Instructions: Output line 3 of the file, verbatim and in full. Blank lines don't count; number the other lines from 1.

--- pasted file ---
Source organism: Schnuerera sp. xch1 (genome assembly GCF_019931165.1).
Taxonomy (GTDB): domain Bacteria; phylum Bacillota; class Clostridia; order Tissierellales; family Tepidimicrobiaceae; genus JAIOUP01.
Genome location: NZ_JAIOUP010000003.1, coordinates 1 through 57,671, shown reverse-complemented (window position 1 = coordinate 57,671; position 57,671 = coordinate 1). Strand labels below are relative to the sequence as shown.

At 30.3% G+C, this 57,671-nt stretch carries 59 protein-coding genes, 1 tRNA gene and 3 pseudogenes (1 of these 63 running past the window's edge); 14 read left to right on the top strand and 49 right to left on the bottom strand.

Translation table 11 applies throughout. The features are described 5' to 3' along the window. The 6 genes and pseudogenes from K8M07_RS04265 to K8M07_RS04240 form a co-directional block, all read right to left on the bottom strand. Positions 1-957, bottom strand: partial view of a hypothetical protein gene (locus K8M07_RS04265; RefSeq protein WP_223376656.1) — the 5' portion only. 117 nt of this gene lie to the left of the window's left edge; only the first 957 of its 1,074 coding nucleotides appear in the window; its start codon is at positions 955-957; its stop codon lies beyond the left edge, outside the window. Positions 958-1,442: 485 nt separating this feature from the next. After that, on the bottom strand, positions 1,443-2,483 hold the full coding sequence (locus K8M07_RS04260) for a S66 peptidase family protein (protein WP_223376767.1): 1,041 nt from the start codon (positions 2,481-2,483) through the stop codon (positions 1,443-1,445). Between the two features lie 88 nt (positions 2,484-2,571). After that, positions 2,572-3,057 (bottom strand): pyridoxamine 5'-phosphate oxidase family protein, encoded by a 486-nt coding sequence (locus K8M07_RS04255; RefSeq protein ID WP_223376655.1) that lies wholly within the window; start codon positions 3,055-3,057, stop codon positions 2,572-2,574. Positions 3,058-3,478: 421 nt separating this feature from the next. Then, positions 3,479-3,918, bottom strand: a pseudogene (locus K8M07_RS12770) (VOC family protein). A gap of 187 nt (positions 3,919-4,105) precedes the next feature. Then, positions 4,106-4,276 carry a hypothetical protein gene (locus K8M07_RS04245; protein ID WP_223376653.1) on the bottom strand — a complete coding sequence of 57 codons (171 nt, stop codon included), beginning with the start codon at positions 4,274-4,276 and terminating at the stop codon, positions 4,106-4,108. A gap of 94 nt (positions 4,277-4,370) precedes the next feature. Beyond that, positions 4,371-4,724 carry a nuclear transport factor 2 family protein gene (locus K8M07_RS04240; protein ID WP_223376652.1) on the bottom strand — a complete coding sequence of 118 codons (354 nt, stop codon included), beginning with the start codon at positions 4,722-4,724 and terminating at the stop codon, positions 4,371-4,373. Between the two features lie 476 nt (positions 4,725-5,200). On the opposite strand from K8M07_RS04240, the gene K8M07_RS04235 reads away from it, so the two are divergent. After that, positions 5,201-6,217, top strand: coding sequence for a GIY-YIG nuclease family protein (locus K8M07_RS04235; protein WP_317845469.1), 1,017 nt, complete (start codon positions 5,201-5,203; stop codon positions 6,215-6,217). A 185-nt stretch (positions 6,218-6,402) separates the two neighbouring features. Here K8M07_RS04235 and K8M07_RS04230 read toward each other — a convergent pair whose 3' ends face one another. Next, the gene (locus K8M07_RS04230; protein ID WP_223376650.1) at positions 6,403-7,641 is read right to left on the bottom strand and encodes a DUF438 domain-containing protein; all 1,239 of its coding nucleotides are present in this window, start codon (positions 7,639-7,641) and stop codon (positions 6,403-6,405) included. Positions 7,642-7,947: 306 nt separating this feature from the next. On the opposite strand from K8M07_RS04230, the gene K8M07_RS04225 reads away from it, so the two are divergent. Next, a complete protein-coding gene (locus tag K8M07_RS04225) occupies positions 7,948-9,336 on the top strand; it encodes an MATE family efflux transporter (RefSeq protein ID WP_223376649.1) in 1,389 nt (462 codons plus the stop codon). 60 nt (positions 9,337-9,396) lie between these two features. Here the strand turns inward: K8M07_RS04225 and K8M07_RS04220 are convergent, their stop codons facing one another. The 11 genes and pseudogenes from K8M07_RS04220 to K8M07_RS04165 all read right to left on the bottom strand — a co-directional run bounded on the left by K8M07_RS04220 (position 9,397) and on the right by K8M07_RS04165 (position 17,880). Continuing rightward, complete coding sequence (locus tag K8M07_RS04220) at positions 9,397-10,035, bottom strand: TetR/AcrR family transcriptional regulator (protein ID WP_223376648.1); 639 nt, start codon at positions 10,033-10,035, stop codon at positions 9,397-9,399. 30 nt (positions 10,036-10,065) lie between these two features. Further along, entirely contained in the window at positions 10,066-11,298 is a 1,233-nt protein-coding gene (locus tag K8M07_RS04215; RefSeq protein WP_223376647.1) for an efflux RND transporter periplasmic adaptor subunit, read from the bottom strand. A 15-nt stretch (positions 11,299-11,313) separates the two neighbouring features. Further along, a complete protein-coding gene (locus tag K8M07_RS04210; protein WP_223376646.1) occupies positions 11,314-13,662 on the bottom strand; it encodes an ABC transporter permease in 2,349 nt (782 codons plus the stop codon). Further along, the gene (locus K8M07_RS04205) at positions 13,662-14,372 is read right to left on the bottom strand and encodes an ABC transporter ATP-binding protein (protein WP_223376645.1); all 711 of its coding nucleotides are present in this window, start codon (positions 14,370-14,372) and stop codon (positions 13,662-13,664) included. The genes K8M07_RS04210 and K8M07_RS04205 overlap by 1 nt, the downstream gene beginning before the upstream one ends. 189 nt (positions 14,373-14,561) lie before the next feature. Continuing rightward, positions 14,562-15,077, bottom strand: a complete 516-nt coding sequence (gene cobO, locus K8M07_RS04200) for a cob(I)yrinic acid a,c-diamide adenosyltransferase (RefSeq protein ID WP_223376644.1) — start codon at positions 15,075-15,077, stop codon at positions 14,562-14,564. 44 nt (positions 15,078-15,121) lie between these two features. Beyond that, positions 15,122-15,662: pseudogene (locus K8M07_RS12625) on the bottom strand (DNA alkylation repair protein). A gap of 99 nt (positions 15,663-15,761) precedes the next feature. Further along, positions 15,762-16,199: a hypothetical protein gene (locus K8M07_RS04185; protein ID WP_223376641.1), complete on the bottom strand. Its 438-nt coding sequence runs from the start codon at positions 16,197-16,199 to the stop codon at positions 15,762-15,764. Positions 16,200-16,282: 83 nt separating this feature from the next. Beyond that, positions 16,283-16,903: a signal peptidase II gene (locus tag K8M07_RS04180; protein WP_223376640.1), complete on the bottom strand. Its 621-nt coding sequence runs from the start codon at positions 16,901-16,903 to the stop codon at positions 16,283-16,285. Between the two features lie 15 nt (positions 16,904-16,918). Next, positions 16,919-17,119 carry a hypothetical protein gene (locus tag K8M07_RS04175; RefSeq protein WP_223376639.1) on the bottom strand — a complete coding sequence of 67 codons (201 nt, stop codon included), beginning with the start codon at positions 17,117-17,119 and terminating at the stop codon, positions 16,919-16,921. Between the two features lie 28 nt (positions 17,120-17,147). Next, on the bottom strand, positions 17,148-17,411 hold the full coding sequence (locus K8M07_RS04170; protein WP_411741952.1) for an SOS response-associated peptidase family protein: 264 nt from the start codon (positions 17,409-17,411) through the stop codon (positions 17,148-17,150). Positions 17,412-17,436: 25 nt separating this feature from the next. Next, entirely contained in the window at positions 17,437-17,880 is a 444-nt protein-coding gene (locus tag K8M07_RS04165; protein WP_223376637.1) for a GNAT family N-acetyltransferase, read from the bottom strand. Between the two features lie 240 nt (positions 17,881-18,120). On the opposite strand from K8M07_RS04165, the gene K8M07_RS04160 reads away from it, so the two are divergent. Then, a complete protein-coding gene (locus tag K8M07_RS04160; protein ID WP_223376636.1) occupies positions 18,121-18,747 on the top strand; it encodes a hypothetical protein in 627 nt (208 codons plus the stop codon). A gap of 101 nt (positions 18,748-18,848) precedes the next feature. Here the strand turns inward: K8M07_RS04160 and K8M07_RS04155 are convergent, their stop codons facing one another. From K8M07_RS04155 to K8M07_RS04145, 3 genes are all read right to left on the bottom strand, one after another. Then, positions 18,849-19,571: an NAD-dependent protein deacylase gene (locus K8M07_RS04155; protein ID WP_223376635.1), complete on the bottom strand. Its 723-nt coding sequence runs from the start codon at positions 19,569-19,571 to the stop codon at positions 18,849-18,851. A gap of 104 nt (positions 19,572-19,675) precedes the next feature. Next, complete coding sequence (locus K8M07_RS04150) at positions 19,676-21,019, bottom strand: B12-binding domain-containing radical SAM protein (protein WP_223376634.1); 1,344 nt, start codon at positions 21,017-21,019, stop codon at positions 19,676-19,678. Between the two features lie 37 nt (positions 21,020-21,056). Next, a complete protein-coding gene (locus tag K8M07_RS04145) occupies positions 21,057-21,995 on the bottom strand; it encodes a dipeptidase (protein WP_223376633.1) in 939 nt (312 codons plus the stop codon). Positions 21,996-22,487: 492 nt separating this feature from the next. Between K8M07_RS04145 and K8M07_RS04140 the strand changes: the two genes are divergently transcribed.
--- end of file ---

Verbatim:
Genome location: NZ_JAIOUP010000003.1, coordinates 1 through 57,671, shown reverse-complemented (window position 1 = coordinate 57,671; position 57,671 = coordinate 1). Strand labels below are relative to the sequence as shown.